already deep in the macchia, when you
finally edged into view.
Nevertheless, we could not
darken out to you:
WHO FOUGHT FOR YOU?
stone from the fallow.
No tone, only that mortalbrightness carried
out, more violently still
than you. (“from Schwarzmaut (Blacktoll) by Paul Celan,” Mark Goldstein)
As Jenny Penberthy writes in the “Editor’s Note” for the new issue of The Capilano Review, the “Languages” issue (May 2014) is filled with “Multilingual poetry, ‘the clockwork discourse of Doctor Who,’ the language of invertebrates, the Red River Twang, Chiac, the language of the Psalms, html, and much more. An extraordinary variety of voices and languages is embedded in these pages, each piece a response to TCR’s call for ‘translations of new or old texts, re-translations, comparative translations, experimental translation, language/s behaving in unexpected ways, multilingual writing, older Englishes, mimicry, mis-translation, fumblings between languages, faux-translation, trans-translation, the ‘languages’ of different genres and the interplay between them.’” One of the most striking sections in the issue has to be by Christian Bök, another interplay on bpNichol’s infamous Translating Translating Apollinaire as “Translating Translating Apollinaire (Gallifreyan),” raising the bar on a piece that Darren Wershler once translated into Klingon. Through his sequence of circular visuals, Bök translates bpNichol’s piece into “the clockwork discourse” of Gallifrayan, the language of the Time Lords in Doctor Who. There are some other lovely interplays throughout the issue, some by writers emerging as some of our most challenging and engaged, from Jordan Abel to Oana Avasilichioaei to Liz Howard to Sarah Dowling, as well as more established poets such as Colin Browne, Nicole Brossard, Erín Moure, George Stanley, Rachel Zolf, Peter Culley, Steve McCaffery, Ted Byrne and Stephen Collis. Collis’ contribution to the issue is a translation of Empedocles' Fragment 17. As he includes in his short piece on the translation:
I began translating Empedocles when, after publishing too many books too quickly, I didn’t know what to write, and didn’t want to write anything really. Translation, especially the slowness of translating ancient Greek, seemed the ideal stop-gap—the ideal way of feeding my compulsion, while in some sense avoiding writing. A means of resistance. A brake.
Empedocles had been an interest since I re-read the Presocratics while working on a book about change. That dialectic—it struck me as a dialectic—of Love and Strife, of attraction and repulsion, union and division, stuck with me. Everything now especially seems such a tug of war—the things I want to join, defend, and hold together—those things I want to resist, cut loose, disperse forever. To at once love and struggle against a humanity bent on the beauty of creation and the ugliness of destruction. To find these human attributes incommensurable and yet indissoluble. Walter Benjamin: “There is no document of civilization which is not at the same time a document of barbarism.” How to resolve this? I fear we cannot.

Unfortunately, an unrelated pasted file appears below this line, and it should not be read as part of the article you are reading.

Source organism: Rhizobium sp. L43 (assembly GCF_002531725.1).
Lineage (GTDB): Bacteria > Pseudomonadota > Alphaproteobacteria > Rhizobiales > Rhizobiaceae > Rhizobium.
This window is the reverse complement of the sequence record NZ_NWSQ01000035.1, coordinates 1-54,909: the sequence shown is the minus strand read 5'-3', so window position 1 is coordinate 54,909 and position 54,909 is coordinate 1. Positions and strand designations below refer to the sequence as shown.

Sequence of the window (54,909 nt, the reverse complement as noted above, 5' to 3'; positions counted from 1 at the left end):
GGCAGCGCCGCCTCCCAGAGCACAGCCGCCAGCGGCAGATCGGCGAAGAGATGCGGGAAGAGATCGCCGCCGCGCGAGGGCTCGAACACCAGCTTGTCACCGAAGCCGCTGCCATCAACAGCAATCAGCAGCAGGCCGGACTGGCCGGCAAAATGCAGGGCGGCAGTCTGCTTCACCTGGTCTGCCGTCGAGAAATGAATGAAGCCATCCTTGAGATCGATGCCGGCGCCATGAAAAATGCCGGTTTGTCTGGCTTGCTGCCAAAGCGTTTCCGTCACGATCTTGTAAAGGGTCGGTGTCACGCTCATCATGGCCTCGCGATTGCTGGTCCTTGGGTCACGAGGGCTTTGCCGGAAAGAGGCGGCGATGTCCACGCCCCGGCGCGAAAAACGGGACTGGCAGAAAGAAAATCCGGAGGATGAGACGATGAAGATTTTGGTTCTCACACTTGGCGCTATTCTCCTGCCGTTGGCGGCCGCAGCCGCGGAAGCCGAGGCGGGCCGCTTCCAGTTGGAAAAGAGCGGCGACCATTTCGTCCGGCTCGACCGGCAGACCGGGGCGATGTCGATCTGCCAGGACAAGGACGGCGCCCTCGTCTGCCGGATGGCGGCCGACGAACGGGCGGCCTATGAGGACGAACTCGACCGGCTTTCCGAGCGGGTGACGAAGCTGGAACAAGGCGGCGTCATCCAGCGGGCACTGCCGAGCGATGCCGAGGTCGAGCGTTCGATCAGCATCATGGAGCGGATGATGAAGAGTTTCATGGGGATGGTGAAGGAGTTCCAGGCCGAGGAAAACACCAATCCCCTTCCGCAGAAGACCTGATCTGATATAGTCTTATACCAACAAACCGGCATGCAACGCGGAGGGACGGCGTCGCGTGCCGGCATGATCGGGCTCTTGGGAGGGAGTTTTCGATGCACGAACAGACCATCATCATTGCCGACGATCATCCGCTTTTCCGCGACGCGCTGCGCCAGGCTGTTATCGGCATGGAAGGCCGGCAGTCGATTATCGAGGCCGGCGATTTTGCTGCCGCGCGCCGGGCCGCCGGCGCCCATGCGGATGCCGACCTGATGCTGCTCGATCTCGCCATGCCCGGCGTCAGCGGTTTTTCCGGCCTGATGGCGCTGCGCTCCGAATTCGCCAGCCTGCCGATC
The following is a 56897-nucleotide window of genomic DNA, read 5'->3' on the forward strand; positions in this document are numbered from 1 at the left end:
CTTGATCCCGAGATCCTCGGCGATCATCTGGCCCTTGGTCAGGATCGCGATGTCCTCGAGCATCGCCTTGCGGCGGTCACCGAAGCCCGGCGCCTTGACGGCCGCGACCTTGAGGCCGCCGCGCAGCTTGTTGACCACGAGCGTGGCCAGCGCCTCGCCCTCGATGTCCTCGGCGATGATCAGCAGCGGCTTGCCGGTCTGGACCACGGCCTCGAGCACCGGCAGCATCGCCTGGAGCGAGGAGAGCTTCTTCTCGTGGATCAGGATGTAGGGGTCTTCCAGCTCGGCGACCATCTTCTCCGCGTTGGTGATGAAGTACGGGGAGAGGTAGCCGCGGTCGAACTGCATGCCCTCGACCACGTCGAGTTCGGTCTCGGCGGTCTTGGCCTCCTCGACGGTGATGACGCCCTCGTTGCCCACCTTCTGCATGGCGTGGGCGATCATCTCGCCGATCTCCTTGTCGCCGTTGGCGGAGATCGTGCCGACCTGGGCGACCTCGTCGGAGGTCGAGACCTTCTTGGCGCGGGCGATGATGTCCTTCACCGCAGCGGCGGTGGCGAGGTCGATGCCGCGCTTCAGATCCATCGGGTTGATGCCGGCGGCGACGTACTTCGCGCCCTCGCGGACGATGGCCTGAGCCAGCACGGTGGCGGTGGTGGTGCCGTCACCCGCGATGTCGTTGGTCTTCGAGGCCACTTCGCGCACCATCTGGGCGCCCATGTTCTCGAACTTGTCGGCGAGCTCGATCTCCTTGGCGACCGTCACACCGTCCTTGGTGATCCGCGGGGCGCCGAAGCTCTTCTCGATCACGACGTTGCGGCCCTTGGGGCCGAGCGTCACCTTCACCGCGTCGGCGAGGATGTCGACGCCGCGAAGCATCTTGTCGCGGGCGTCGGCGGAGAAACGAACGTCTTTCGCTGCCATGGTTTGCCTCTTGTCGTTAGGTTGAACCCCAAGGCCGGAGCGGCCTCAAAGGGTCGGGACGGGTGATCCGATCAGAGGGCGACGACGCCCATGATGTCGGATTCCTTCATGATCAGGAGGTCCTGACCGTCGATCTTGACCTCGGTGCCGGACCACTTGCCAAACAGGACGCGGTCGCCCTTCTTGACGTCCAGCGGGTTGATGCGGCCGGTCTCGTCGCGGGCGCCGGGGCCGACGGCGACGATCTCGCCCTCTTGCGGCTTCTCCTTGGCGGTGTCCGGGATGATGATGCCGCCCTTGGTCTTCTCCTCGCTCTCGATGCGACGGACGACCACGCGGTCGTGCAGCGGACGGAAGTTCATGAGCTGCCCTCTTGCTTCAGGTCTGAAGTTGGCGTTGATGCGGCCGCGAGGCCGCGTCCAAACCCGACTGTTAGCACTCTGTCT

Part of the appeal of The Capilano Review is how each issue works to engage with the visual arts as well as writing. Allyson Clay, who provided the cover art, has a sequence of paintings reproduced in the issue, “Groundsplatpink,” which she writes of to introduce her section: “My recent body of paintings, collectively titled Groundsplatpink (2013/14), stems from my longtime fascination with how paintings, particularly abstract paintings, are written about and described. Such descriptions are ubiquitous in art history texts and catalogue essays dealing with modern and contemporary painting. Books about painting tend to concentrate on surface treatments. (Interesting writing about painting can also be found occasionally in ‘how to’ books on painting.)” Really, there’s an enormous amount of worthy material in this issue, and far too much to write about in a single posting, from the synaesthesia works by Nyla Matuk, visual works by Margeaux Williamson, Michael Turner’s essay, “Text-based Public Art Works in Vancouver,” and Colin Browne’s exploration of Apollinaire’s Vancouver. Well known as being a translator as well as one of our finest poets and thinkers, Moure, for example, includes “A tale of a translation in process: François Turcot’s Mon dinosaur,” composing an essay as a sequence of journal entries:
I’m almost halfway through a first draft of Montrealer François Turcot’s fourth book of poems, a homage to a father, his father, and a co-presence with the final days of co-being with his father. And, après, a meditation on his absence. It is a Book of Hours, lost by the father and rewritten by the son. The book accompanies me eerily in these first months that follow my own father’s finale, in Edmonton.
Here, almost halfway: what does it mean to be almost halfway? Time’s membrane?
As well as a piece by Brossard, there are three translations of her works, by Amy Butcher, Karen Ocaña and Lary Timewell, who writes:
love cobbles its unreal span, a fragile above
among animals amongst words among doves
in the present continuous we wake, are awoken
repossessed of now as our own, the body s/urges
all possible plurality, ecstatic narrative of
the continuum caresses, (each)
tendril-exfoliate, (each) root of (each)world
knows this a confoundment / an exhuberance
babies boom all day, full-bodied from the hip, become
‘boys & girls’ rolling out from (onto) flat tradition script
to be ‘just & fair’ in the ‘near & far’, lost
realms & sentiments & solitudes require
vertiginous words & animal names, energies given that
in dreams from genre & gender escape